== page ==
None of this means that the ACC or the SEC will abandon their cash cows in the name of the safety, but if the Big Ten shuts down and if the NCAA cancels fall championships, it will be harder and harder for the conferences that try to play to continue to perpetrate the ruse that big-time college football is about anything other than chasing big-time dollars.

Deion Sanders calls out those who opt out

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Washington defensive coordinator Jack Del Rio recently decided not to share his views about players opting out. Former Washington (and Atlanta and Dallas and San Francisco and Baltimore) cornerback Deion Sanders has decided to go the other way.

“All Players OPTING out in all sports PLEASE BELIEVE the game will go on without u,” Sanders said on Twitter. “This is a business & don’t u EVER forget that. There’s NO ONE that’s bigger than the game itself. Only the ref, umps & officials are that important that u can’t play without them. NOT YOU! #Truth.”

With the opt-out window closed for the NFL and with Deion probably not particularly concerned about opt outs in other sports, his message unmistakably is intended for college football players. Perhaps specifically those at Florida State, the college he attended and openly aspires to return to as head coach. Given his desire to be a college football head coach (he has guaranteed he’ll have a head coaching job in 2021), it’s no surprise that he shares the viewpoints and attitudes of the men who are bracing to see how many of their players say sayonara to college football for 2020.

It’s already started, and it surely will continue. Even with Clemson quarterback Trevor Lawrence staying put (for now), other top-end prospects have decided — for business reasons — to not assume the extra risks inherent to spending another season at a level of the sport at which they aren’t paid in order to better secure their futures at a level of the sport at which they will be.

That said, Deion is technically right. The game will go on without the players who are opting out. The game goes on without every player. No one is so great — including Deion — that they disband the sport once the player leaves. But if a player chooses to play in a season of college football that could be destined to implode, that could contribute to the rampant spread of COVID-19 in his team and community, and/or that could result in injuries that compromise his future prospects (especially if enough starters are positive for the virus and second-, third-, and/or fourth-stringers who can’t hold their own are lined up next to him), his ability to best position himself for a career in the NFL could be significantly undermined.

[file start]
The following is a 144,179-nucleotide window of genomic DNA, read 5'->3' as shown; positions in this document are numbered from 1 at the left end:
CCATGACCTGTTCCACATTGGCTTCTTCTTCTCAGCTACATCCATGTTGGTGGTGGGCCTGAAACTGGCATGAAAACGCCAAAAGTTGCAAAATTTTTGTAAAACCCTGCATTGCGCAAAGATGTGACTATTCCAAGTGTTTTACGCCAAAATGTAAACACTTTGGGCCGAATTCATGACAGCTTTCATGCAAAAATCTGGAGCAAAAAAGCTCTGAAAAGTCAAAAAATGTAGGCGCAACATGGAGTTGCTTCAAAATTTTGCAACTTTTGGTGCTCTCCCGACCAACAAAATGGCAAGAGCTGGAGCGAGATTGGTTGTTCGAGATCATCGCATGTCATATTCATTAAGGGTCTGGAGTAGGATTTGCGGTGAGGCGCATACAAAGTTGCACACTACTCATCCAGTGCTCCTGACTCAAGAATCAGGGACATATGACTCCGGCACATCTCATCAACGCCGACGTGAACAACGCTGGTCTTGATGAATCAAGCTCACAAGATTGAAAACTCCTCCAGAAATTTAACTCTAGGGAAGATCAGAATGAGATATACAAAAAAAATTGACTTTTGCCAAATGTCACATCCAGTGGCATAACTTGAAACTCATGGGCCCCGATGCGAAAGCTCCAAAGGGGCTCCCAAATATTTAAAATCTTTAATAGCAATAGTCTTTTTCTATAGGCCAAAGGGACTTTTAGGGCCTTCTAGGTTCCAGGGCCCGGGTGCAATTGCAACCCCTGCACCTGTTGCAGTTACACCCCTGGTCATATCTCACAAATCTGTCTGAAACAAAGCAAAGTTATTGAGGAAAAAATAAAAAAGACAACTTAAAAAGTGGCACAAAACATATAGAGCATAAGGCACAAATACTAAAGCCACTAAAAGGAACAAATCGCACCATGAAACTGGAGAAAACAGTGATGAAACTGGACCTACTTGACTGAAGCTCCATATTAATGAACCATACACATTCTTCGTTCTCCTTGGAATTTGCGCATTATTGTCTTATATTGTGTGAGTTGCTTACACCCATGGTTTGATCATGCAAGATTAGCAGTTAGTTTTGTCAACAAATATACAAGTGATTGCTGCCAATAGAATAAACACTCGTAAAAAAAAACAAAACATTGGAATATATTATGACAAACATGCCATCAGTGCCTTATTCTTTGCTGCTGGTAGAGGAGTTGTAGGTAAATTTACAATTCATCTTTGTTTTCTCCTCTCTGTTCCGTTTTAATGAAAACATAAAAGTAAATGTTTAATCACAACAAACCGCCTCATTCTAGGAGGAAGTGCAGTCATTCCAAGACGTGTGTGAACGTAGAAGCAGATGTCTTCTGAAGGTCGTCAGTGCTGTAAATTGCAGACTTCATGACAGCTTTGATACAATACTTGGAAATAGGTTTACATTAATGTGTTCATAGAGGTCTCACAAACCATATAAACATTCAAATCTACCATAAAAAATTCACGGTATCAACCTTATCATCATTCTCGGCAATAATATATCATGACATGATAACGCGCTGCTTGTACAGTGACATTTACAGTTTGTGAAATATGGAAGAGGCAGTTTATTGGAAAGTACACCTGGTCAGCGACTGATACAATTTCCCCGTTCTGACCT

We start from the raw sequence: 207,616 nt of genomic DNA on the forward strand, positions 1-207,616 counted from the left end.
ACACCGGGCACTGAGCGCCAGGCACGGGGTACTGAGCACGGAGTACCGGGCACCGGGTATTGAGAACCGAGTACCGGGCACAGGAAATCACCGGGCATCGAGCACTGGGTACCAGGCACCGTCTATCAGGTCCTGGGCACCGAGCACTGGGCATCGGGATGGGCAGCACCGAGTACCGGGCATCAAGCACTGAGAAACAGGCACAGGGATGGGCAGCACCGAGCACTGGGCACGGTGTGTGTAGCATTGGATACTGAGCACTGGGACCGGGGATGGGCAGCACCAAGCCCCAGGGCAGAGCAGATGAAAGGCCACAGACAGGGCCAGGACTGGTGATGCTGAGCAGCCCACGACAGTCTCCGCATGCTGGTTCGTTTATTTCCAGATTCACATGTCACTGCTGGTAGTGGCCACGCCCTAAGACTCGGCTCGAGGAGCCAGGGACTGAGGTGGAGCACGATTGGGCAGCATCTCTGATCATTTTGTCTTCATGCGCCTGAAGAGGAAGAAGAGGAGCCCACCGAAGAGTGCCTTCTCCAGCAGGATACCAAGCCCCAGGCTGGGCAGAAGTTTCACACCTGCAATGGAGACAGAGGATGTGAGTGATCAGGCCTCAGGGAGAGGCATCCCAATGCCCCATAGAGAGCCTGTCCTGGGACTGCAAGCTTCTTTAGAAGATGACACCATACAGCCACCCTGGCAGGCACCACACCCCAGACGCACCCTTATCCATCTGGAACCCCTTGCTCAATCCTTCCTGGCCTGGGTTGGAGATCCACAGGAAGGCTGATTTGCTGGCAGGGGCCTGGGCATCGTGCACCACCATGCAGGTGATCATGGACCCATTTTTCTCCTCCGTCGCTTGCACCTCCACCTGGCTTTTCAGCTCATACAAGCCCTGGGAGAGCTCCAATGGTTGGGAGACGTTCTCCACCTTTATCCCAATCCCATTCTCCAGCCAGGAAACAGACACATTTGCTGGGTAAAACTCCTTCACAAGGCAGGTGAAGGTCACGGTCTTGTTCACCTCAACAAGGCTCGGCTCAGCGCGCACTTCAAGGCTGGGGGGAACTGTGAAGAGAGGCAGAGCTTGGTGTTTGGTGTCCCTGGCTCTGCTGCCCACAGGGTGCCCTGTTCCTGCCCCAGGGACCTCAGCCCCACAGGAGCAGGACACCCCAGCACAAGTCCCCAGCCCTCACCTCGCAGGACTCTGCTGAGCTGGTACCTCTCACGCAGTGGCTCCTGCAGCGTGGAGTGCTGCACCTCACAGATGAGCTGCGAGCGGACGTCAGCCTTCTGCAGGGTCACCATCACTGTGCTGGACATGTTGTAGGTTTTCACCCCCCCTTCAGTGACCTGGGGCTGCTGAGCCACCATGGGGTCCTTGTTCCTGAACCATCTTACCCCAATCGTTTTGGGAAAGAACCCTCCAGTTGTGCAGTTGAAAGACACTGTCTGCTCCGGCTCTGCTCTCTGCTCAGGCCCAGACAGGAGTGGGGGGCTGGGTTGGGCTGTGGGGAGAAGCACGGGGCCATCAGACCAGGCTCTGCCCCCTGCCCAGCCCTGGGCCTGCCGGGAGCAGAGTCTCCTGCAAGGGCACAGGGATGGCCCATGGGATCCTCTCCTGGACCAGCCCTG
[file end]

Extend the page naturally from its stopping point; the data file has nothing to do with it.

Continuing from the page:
“This is a business and don’t u EVER forget that,” Deion crows. Yes, Deion. College football is a business. It’s a business that wants to make as much money as possible. And it makes as much money as possible by attracting and holding the best possible talent in place, paying them nothing, and sitting back and letting the cash register ring. Deion is now serving those who get rich from the skills, abilities, and sacrifices of those players, by providing a surrogate voice to persuade them to stick around, despite the enhanced risks to their futures.

Isn’t it strange Deion didn’t say what he said before Thursday’s NFL opt-out deadline? That probably would have created an issue between him and his employer, the NFL, which tried to balance supporting player opt-out rights with staring at the clock at it ticked toward Thursday at four and hoping/praying that the best players (like quarterbacks) would make their decisions to play without full information that could sway them not to play.

Then there’s the last message from Deion, a point so idiotic that the entirety of his tweet should be ignored: “Only the ref, umps & officials are that important that u can’t play without them. NOT YOU!”

Um, Deion? The ref, the umps, and the officials leave the sport all the time. And they get replaced all the time. For the NFL, 2020 opt-out procedures for the officials have yet to be finalized. When they are, the officials will have a chance to opt out. If/when (when) some do, they’ll be replaced, just like the players.

The sad part of this is that so many young players treat Deion Sanders like some sort of Pied Piper. Given his admitted personal objectives and the present national circumstances, that’s precisely the role he’s playing.

Trevor Lawrence thought about opting out but will play for Clemson this year

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Clemson quarterback Trevor Lawrence, who is widely regarded as the likely first overall pick in the 2021 NFL draft, considered opting out of the upcoming college football season before deciding to play amid the COVID-19 pandemic.

“Yeah, I think everyone’s thought about it just with everything going on,” Lawrence said, via the Greenville News. “But since I made the decision to play, I haven’t thought about it again. That’s my decision. I’m committed.”

Lawrence said that before deciding to play, he wanted to hear the NCAA’s plans for keeping players healthy during the season, and whether Clemson would be able to play a full season. When he was satisfied with that, he decided to play.

“It really depended on the guidelines that the NCAA and teams put in place,” Lawrence said, “and also how the schedule was going to look, whether or not we were going to be able to play a full season. All those things kind of factored in.”

Lawrence said he respects the decisions of potential first-round picks like linebacker Micah Parsons of Penn State, defensive end Greg Rousseau of Miami, cornerback Caleb Farley of Virginia Tech and wide receiver Rashod Batemen of Minnesota, who have decided not to play.

“I totally get it,” Lawrence said. “There’s a lot on the line for them. If they feel like the risk is too much, I understand that something they’ve worked for their whole lives to get a chance to play in the NFL, they don’t want to risk it.”

Lawrence, however, thinks one more season at Clemson is worth the risk.

NFL introduces point of care testing